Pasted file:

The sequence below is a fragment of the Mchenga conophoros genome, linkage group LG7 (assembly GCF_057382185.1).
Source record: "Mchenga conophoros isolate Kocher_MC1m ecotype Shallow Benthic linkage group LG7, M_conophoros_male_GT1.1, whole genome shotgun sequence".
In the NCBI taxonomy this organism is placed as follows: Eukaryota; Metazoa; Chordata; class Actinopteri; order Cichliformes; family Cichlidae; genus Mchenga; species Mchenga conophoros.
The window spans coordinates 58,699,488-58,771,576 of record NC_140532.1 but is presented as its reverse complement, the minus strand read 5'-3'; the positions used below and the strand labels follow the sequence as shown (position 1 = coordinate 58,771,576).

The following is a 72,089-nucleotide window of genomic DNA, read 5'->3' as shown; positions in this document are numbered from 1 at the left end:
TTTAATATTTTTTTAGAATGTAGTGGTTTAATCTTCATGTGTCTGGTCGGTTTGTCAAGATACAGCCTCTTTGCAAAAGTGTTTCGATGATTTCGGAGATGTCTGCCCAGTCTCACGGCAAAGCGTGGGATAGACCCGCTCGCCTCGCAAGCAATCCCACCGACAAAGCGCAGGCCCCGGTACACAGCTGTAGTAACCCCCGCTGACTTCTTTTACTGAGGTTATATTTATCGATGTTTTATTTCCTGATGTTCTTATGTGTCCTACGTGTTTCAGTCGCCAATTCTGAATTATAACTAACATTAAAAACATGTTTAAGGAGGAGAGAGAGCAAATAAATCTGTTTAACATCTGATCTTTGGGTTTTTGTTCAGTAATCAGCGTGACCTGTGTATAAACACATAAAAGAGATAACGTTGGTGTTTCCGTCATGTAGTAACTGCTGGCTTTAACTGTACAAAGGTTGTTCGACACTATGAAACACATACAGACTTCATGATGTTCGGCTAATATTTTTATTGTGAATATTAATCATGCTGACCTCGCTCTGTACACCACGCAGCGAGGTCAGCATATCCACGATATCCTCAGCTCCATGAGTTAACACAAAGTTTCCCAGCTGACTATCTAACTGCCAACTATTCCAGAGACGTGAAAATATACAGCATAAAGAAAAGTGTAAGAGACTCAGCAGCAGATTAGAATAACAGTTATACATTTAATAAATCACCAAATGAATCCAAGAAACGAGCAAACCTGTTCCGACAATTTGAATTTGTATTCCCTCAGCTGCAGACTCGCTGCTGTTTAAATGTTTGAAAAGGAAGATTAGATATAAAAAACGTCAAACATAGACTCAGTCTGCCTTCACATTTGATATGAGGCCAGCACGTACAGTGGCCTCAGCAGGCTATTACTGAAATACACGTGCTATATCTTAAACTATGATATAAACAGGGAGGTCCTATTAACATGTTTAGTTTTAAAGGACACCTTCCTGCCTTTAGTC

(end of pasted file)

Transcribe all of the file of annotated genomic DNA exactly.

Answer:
The sequence below is a fragment of the Mchenga conophoros genome, linkage group LG7 (assembly GCF_057382185.1).
Source record: "Mchenga conophoros isolate Kocher_MC1m ecotype Shallow Benthic linkage group LG7, M_conophoros_male_GT1.1, whole genome shotgun sequence".
In the NCBI taxonomy this organism is placed as follows: Eukaryota; Metazoa; Chordata; class Actinopteri; order Cichliformes; family Cichlidae; genus Mchenga; species Mchenga conophoros.
The window spans coordinates 58,699,488-58,771,576 of record NC_140532.1 but is presented as its reverse complement, the minus strand read 5'-3'; the positions used below and the strand labels follow the sequence as shown (position 1 = coordinate 58,771,576).

The following is a 72,089-nucleotide window of genomic DNA, read 5'->3' as shown; positions in this document are numbered from 1 at the left end:
TTTAATATTTTTTTAGAATGTAGTGGTTTAATCTTCATGTGTCTGGTCGGTTTGTCAAGATACAGCCTCTTTGCAAAAGTGTTTCGATGATTTCGGAGATGTCTGCCCAGTCTCACGGCAAAGCGTGGGATAGACCCGCTCGCCTCGCAAGCAATCCCACCGACAAAGCGCAGGCCCCGGTACACAGCTGTAGTAACCCCCGCTGACTTCTTTTACTGAGGTTATATTTATCGATGTTTTATTTCCTGATGTTCTTATGTGTCCTACGTGTTTCAGTCGCCAATTCTGAATTATAACTAACATTAAAAACATGTTTAAGGAGGAGAGAGAGCAAATAAATCTGTTTAACATCTGATCTTTGGGTTTTTGTTCAGTAATCAGCGTGACCTGTGTATAAACACATAAAAGAGATAACGTTGGTGTTTCCGTCATGTAGTAACTGCTGGCTTTAACTGTACAAAGGTTGTTCGACACTATGAAACACATACAGACTTCATGATGTTCGGCTAATATTTTTATTGTGAATATTAATCATGCTGACCTCGCTCTGTACACCACGCAGCGAGGTCAGCATATCCACGATATCCTCAGCTCCATGAGTTAACACAAAGTTTCCCAGCTGACTATCTAACTGCCAACTATTCCAGAGACGTGAAAATATACAGCATAAAGAAAAGTGTAAGAGACTCAGCAGCAGATTAGAATAACAGTTATACATTTAATAAATCACCAAATGAATCCAAGAAACGAGCAAACCTGTTCCGACAATTTGAATTTGTATTCCCTCAGCTGCAGACTCGCTGCTGTTTAAATGTTTGAAAAGGAAGATTAGATATAAAAAACGTCAAACATAGACTCAGTCTGCCTTCACATTTGATATGAGGCCAGCACGTACAGTGGCCTCAGCAGGCTATTACTGAAATACACGTGCTATATCTTAAACTATGATATAAACAGGGAGGTCCTATTAACATGTTTAGTTTTAAAGGACACCTTCCTGCCTTTAGTC